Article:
“You stated the VA ‘can and will do more to prevent future incidences,’” Wrote Representative Tim Murphy (R – PA), wrote in a letter to Secretary of Veterans Affairs Eric K. Shinseki. “While preventing the spread of infectious diseases should be a top priority for VA leadership, the department must also hold responsible those in a position of authority who did not adhere to the VA’s own directives and standards of care. And at the very least, the taxpayers should not be giving them bonuses.”
Uniformed military services personnel, of course, are not eligible for performance bonuses. They also have a less finely graduated pay scale that requires many service members to wait many years before receiving a pay increase based on a promotion, while federal employees even within a GS level can receive as many as 10 interim pay increases without being promoted just by getting bumped up the “step” system.
Military members, also, are not unionized. The VA, on the other hand, has a largely union labor force – members of the American Federation for Government Employees, or AFGE.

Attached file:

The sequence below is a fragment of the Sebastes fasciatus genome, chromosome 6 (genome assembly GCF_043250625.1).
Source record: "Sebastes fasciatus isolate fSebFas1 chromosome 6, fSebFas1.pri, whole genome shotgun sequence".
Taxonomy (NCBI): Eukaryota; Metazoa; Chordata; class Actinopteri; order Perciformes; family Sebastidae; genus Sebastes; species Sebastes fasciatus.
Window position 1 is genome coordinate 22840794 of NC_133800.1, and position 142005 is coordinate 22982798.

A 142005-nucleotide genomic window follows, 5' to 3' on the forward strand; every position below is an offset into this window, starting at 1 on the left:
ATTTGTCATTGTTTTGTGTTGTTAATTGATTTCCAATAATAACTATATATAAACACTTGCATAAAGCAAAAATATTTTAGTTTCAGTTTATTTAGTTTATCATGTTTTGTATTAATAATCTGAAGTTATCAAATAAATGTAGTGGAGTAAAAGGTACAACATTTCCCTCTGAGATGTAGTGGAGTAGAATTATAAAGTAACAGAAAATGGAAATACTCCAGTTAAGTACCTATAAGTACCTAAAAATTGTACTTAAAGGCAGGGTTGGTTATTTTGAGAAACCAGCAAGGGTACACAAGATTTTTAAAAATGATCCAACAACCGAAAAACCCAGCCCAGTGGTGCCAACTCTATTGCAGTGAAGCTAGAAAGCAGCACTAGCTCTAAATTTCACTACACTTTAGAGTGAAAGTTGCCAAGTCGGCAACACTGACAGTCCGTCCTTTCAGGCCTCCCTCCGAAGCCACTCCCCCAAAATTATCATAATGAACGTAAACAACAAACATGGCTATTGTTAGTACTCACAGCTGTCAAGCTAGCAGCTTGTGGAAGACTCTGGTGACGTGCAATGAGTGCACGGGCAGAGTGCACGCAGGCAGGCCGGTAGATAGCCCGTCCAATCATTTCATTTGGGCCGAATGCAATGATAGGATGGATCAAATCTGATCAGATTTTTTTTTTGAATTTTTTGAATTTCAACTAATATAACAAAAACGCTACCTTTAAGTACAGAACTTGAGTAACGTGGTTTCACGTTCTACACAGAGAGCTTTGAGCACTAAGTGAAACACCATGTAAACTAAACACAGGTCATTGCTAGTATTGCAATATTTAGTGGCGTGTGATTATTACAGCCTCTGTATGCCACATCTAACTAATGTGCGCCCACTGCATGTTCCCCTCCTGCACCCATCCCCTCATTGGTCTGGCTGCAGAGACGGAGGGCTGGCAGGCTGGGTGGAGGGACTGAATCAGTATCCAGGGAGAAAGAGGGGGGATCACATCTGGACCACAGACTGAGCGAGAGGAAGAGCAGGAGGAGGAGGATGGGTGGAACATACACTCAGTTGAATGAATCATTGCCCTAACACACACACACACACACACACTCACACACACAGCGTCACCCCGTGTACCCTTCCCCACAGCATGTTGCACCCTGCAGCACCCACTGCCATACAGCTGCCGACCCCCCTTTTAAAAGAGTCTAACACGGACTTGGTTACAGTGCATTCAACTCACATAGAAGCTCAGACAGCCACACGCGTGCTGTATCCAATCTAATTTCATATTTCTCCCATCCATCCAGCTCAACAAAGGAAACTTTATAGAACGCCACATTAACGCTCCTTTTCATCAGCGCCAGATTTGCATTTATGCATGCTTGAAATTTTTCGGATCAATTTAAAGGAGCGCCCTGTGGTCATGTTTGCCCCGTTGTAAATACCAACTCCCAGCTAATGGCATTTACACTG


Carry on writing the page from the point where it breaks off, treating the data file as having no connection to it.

The net result, of course, is that the Administration would like to fund bonuses for union workers and bureaucrats at the expense of fighters and their families who already endure more hardship and receive lower compensation.
The Department of Veterans Affairs is finally starting to show signs of progress in reducing the stubborn backlog of claims pending for 125 days or more. As of last week, the VA was reporting a backlog of 536,400 cases. That is still much higher than it was when Eric Shinseki took the Secretary of Veterans Affairs job in 2009. But at least the number is beginning to decline: The VA reported a backlog of 608,000 claims in March.